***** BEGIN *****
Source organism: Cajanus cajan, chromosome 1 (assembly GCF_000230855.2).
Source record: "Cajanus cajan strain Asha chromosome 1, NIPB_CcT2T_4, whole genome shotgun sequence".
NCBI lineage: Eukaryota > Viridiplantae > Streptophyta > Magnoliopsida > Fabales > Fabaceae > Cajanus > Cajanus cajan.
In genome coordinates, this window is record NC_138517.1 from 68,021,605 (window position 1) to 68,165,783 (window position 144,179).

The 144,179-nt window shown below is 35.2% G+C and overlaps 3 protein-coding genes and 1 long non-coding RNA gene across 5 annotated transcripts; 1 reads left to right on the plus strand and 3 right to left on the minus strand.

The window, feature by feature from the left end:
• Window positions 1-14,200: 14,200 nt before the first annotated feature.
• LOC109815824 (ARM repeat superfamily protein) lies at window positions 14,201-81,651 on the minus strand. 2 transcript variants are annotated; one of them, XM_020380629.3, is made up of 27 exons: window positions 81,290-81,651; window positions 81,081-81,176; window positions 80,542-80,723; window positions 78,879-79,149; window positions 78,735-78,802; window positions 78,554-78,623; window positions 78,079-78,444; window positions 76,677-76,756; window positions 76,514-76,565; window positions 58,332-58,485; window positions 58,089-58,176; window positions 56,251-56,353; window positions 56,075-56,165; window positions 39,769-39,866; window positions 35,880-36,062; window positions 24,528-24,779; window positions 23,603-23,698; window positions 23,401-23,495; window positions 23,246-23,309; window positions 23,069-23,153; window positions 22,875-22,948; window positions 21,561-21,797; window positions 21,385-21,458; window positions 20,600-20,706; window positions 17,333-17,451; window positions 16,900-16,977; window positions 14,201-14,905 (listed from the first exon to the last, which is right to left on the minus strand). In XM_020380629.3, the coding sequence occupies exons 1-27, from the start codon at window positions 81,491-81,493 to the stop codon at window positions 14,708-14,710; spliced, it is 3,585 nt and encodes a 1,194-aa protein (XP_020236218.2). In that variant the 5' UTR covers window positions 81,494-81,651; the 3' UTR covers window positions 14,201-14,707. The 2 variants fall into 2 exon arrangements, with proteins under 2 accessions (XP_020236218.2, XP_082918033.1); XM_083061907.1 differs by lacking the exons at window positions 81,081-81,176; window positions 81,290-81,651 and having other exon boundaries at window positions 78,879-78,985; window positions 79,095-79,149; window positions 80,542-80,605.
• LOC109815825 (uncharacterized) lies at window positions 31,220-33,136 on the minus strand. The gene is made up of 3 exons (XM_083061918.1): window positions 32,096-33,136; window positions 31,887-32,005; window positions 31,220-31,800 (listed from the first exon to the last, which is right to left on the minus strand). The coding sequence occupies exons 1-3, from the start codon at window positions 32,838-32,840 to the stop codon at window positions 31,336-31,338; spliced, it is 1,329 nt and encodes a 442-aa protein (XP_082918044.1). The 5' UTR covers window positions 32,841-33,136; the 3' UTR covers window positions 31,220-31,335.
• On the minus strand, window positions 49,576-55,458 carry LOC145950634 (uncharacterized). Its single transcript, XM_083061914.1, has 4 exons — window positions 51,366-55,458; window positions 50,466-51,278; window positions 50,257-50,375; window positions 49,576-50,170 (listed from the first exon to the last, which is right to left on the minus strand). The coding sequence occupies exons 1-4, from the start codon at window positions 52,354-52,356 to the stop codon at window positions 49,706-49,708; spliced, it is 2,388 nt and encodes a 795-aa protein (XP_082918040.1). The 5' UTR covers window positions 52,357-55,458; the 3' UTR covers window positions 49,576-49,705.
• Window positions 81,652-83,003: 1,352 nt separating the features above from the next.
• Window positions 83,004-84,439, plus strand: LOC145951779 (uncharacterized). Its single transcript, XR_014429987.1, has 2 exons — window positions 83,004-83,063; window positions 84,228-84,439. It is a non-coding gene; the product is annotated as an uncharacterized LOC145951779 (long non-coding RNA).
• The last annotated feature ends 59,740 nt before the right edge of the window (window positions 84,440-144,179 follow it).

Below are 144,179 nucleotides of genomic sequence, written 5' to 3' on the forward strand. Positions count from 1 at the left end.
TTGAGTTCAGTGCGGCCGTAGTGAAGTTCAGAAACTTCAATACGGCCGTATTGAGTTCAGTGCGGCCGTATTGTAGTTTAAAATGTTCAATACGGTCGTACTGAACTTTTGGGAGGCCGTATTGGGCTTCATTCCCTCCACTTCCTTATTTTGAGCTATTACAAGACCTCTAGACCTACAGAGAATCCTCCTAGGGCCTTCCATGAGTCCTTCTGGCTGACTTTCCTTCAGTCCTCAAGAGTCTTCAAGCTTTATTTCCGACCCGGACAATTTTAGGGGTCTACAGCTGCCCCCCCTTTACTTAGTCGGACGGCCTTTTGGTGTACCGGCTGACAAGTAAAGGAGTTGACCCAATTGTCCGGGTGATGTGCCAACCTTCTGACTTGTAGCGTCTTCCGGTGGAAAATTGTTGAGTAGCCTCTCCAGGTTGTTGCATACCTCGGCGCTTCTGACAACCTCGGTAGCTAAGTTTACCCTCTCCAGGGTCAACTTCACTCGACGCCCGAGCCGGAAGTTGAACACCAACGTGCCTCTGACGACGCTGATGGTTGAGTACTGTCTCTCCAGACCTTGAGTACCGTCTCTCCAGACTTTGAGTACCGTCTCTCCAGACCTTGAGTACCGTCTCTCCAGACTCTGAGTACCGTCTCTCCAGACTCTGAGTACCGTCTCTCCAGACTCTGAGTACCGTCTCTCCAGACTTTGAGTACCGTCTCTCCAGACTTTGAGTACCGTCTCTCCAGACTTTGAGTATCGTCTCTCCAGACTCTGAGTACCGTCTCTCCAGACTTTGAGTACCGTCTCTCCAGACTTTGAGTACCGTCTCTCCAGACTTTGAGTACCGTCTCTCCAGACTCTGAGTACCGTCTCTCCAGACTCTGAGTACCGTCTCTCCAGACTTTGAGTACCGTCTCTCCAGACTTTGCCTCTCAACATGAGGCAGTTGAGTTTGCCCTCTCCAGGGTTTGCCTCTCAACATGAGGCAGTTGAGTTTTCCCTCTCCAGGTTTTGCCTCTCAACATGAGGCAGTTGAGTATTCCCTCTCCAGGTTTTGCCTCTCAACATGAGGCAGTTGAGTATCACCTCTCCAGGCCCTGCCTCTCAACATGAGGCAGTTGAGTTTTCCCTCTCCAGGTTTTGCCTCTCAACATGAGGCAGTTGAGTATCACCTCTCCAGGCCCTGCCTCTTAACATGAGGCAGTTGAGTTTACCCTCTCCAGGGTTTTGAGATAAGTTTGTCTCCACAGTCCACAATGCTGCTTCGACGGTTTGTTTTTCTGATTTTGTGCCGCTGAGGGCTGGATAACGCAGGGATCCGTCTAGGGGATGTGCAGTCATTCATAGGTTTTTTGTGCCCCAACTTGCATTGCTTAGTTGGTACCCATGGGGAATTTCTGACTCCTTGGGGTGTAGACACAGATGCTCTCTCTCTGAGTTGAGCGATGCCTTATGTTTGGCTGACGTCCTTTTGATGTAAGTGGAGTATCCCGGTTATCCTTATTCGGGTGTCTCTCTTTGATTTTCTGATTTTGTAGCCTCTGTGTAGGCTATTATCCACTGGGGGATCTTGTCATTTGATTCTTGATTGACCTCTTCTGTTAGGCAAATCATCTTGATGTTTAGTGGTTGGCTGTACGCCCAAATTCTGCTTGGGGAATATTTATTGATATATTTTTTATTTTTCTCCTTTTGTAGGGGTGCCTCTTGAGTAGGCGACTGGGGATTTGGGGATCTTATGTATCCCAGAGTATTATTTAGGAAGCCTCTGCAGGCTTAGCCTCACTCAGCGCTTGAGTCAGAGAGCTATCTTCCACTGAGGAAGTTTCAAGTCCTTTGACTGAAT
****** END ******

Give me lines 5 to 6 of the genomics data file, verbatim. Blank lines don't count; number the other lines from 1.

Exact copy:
The 144,179-nt window shown below is 35.2% G+C and overlaps 3 protein-coding genes and 1 long non-coding RNA gene across 5 annotated transcripts; 1 reads left to right on the plus strand and 3 right to left on the minus strand.

The window, feature by feature from the left end: